If the Premier League title was awarded on beauty rather than bounty, Arsenal would have monopolised it over the past few seasons. But while Arsene Wenger’s thrill machine has wowed neutrals with its football, it has frustrated its own followers with an inability to convert dominant displays into maximum points.

Take this season for example. Arsenal outplayed Chelsea at Stamford Bridge and managed 16 shots, yet headed back across the capital having lost 2-0; they failed to convert considerable territorial advantage into a goal during a 1-0 loss at home to Newcastle United; they saw more of the ball away to Manchester United but lost 1-0; and they had a whopping 61 per cent of possession in a one-sided goalless draw with Manchester City.

The old adage that goals win games reverberates irksomely in the Gooners’ ears. Four of the last five times Arsenal emerged as English champions, they boasted the top flight’s leading marksman: Alan Smith, with 23 in 1988/89 and one less two seasons later, and Thierry Henry, who hit 24 and 30 in 2001/02 and 2003/04 respectively.

Last term their top scorer was Cesc Fabregas, a midfielder, whose 15-goal return was bolstered by penalty-taking, while no other Arsenal player managed more than ten. By contrast, Didier Drogba netted 29 for champions Chelsea, with Wayne Rooney managing 26 in his 32 games for runners-up Manchester United.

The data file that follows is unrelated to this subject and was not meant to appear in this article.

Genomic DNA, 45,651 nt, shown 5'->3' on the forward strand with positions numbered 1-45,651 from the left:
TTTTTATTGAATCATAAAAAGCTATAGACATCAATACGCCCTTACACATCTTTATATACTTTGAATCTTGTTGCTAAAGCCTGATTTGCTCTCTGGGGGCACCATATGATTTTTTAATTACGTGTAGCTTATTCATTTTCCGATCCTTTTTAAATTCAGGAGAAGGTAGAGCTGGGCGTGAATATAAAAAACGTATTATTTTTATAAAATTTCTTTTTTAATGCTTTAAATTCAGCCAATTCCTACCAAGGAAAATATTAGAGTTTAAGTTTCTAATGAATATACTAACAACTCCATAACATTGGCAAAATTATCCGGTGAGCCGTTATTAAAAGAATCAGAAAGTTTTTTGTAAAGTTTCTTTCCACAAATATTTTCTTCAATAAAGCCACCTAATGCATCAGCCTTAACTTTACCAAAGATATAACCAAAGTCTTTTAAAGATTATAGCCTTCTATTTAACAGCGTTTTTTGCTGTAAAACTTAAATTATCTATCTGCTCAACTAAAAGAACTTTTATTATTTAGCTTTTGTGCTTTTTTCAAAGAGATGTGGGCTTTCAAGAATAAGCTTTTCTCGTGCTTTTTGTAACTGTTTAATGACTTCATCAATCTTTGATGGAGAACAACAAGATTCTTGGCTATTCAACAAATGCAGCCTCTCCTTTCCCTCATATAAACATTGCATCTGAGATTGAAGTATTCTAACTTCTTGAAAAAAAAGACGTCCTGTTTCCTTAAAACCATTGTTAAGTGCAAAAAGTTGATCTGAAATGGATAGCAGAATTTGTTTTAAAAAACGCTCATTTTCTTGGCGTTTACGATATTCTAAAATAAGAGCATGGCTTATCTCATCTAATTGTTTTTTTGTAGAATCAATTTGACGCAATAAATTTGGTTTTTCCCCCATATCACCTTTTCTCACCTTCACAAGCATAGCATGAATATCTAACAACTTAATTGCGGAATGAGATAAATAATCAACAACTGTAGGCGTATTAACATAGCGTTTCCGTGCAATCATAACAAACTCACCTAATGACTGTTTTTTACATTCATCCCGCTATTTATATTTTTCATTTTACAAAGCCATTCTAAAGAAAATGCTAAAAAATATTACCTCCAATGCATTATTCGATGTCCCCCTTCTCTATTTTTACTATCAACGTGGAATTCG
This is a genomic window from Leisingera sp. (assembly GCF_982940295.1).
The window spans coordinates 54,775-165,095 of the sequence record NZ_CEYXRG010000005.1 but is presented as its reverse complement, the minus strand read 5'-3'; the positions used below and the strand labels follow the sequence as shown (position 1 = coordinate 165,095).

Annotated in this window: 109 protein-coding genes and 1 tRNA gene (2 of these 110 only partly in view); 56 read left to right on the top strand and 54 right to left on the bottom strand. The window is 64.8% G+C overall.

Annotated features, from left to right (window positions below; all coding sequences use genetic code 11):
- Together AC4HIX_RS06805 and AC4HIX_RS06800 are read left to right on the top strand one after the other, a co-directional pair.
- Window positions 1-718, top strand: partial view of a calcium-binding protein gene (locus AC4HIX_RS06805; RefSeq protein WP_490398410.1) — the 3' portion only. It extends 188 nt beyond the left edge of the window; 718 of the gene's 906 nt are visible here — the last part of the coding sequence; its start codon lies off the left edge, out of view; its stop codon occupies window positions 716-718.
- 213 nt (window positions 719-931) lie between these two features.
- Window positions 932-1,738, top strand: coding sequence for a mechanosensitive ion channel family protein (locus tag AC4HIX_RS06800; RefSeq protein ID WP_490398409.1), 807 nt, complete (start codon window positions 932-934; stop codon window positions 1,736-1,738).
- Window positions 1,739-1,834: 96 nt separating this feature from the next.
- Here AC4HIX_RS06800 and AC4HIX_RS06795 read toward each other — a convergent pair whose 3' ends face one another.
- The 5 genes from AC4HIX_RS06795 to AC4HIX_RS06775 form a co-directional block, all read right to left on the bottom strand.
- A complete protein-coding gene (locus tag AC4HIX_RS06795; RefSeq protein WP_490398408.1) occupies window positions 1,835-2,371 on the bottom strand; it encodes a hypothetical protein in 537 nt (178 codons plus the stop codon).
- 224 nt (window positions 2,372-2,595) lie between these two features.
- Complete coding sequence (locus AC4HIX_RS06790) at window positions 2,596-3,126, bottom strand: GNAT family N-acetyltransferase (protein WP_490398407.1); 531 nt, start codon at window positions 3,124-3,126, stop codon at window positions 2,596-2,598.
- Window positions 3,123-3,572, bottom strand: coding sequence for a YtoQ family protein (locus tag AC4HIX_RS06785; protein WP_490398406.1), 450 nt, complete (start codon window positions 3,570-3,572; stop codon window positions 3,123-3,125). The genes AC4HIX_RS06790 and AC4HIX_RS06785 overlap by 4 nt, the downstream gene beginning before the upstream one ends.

The belief here is very big. We have dreams and we believe we can achieve them. We want to win the Premier League.

Robin van Persie

But as the new year began, so too did the quest of one man to fill the void the Gunners have been missing since Henry’s departure to Barcelona in 2007. Robin van Persie, who played his first 90 minutes of the season – he sustained an injury in the 2010 FIFA World Cup South Africa™ Final - broke the deadlock in a 3-0 win at Birmingham City on the first day of 2011. The 27-year-old then scored two and set up the other in a 3-0 win away to West Ham United two weeks later, before rising from the bench to kill off Leeds United’s challenge in their FA Cup third-round replay.

The best, though, was still to come. Indeed, last weekend Van Persie masterfully bagged a hat-trick – his first since playing as a teenager for Feyenoord – as Arsenal beat Wigan Athletic 3-0. Seven goals in his last five outings – a persuading message that, perhaps, the Gunners, who are second in the Premier League, five points behind Manchester United, have finally found another striker who can fire them to the title.

“The injury has made him a lot stronger mentally because he had to fight against disappointments,” explained Wenger. “This is what makes you strong in life. He is now completely sharp and fit - and strong. He looks strong mentally. What he has gone through has been difficult. A player who is injured a lot is fragile. He feels useless and is without his job. He is without his happiness, of course.

“He can finish, provide [assists] and the understanding with our offensive players is very good, so of course he will be very important. Some players have played many games, but Van Persie has been out for a long time. We hope we can benefit from that. It’s the sharpest he has been for a long time.”

Van Persie is in agreement. “I feel really good,” he said. “It’s nice to be scoring goals but the most important thing is that we’re winning. The belief here is very big. We all believe. In my opinion, if you don’t believe you might as well stop playing. We have dreams and we believe we can achieve them. We want to win the Premier League.”